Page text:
No, actually, I think that, “What’s wrong?” is the much more appropriate response. I can’t even parse what the ‘Thank you’ response is supposed to mean, or how it is supposed to help anyone.

  2. “Am I aware that emotions are only one piece of things, that they are not trustworthy guides to reality, that it’s possible to do devastating damage in the name of “flowing with your emotions freely”, that the “therapy culture” is probably doing more harm than good, that there’s a time and a place? Definitely yes.”

    Oh Amanda, this is such an important post in general IMHO. I think the tendency to rely on emotion is probably at the very heart of the “curbie” culture – definitely capable and often purposefully ignoring reality. By the way, I love the look of your new site!

  3. You are absolutely right on this, Amanda. I spent several years
    working for a non-profit childcare center. Although I had great
    respect in most ways for the people I worked with, they would
    frequently launch into these long (useless) discussions about feelings. I used to wonder sometimes if the building caught on fire if they would actually evacuate, or if they would sit there discussing their feelings about the fire until they all died of smoke inhalation.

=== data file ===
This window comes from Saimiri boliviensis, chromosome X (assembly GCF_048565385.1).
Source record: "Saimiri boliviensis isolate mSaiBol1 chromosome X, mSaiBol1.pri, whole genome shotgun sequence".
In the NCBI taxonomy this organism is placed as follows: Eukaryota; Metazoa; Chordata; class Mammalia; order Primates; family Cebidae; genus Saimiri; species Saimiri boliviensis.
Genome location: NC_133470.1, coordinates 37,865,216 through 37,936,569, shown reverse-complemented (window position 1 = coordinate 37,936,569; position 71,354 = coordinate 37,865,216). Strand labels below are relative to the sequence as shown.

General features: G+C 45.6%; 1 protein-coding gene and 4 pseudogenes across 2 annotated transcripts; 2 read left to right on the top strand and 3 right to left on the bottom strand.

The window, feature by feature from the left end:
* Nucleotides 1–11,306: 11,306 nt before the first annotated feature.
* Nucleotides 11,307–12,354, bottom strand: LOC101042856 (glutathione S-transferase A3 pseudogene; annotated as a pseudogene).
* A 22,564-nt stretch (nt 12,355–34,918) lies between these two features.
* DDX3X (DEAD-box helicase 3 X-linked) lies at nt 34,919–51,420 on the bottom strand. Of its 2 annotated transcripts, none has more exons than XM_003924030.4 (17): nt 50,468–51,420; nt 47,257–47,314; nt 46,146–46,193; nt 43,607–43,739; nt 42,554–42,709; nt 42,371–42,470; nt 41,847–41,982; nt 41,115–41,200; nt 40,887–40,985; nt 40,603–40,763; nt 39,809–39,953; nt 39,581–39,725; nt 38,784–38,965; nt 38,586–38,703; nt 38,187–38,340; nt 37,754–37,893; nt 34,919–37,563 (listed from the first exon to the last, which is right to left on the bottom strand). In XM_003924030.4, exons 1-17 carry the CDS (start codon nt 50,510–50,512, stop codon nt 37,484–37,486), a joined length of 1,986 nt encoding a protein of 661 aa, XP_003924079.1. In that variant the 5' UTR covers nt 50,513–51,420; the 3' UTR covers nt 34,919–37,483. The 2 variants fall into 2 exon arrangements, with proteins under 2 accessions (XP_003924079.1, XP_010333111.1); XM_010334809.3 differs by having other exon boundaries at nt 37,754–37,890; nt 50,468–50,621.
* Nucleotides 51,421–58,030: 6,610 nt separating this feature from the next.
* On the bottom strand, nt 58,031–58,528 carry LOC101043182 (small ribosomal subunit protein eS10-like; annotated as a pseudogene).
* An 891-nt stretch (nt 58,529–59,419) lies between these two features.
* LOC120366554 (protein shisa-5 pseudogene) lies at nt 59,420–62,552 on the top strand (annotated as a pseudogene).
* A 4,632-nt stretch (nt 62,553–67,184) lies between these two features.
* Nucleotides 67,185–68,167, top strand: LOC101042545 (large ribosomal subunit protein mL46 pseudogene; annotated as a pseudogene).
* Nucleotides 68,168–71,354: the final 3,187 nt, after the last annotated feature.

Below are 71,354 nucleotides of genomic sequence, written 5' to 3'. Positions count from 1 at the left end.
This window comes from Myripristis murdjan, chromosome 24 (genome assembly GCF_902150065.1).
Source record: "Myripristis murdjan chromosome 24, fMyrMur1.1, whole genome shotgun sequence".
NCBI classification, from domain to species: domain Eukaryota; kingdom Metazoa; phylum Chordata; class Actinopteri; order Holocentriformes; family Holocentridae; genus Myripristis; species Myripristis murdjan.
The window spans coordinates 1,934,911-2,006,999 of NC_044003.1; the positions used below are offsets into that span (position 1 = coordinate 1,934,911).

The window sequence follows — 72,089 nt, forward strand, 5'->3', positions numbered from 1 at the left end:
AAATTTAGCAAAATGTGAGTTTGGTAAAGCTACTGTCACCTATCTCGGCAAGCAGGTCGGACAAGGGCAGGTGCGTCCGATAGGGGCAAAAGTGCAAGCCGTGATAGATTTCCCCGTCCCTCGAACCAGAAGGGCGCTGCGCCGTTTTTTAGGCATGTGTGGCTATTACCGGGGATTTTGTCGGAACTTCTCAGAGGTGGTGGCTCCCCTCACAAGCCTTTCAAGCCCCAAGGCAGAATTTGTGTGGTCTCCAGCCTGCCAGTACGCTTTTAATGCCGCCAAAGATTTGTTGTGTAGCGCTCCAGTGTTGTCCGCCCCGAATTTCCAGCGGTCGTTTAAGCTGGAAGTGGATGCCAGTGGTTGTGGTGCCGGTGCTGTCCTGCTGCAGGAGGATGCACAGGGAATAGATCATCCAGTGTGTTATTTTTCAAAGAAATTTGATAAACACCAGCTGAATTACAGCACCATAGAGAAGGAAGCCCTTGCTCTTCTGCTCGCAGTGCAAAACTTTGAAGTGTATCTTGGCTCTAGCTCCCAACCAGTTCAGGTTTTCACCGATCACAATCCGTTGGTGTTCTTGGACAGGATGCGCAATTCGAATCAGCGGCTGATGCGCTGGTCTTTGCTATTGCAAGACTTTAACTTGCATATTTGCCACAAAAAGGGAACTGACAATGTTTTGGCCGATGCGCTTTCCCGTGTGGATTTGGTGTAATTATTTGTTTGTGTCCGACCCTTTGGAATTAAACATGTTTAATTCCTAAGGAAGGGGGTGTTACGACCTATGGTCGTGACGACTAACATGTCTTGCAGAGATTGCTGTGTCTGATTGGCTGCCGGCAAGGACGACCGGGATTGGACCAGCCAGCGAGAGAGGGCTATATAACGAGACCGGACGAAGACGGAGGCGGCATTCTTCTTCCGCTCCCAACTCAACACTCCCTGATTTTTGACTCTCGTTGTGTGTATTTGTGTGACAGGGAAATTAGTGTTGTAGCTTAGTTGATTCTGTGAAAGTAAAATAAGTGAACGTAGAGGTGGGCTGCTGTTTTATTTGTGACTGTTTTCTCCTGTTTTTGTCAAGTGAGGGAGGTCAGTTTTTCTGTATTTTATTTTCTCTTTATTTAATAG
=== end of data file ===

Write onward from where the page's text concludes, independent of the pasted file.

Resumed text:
4. I think, Amanda, that you’re right in that this feelings-obsessed ‘therapy culture’ is largely an American thing. We Brits are rather too cynical for that sort of thing! Mind you, it has spread over here to a certain extent as well.

  5. “If a person feels revulsion every time they look at me, as some have made abundantly clear that
    they do, I think there’s something wrong with how they think about people like me. That carries
    over into feelings of revulsion. But the feelings of revulsion are not sacred, are not out of
    nowhere, and they’re not even really okay. They’re products of some combination of attitudes,
    prejudices, thoughts, misplaced “empathy”, and a whole slew of other things.”

    I think this misses out something. Aren’t people’s thoughts and feelings about things ultimately determined by that person’s material experiences? I would certainly argue that they are.

  6. I don’t live up well to the emotionless logical aspie stereotype either. I can *sound* dispassionate in my online writing, but that’s the result of years of trying to find a way to keep myself calm enough to express what I really think when I’m frustrated.

    But yes– I’ve certainly seen instances where ‘validating someone’s feelings’ was considered to be an acceptable substitute for helping them, or when someone was permitted to act abusively towards others under the guise of ‘needing to express their feelings.’ Pop psychology acts as a promoter of these attitudes; ‘relationship gurus’ like the infamous John Gray have made millions of dollars by informing troubled spouses that women don’t actually *want their problems solved*; they just *want their feelings validated.* In other words, it’s better to say “I understand why you’re upset, honey. It’s okay for you to feel that way,” than to help out with a situation which is continuing to make her upset for good reason. (Conversely, it’s also okay for men to lash out at women if the woman intrudes on their masculine territory, by the same kind of thinking, because he’s just expressing the feelings that come naturally to him.)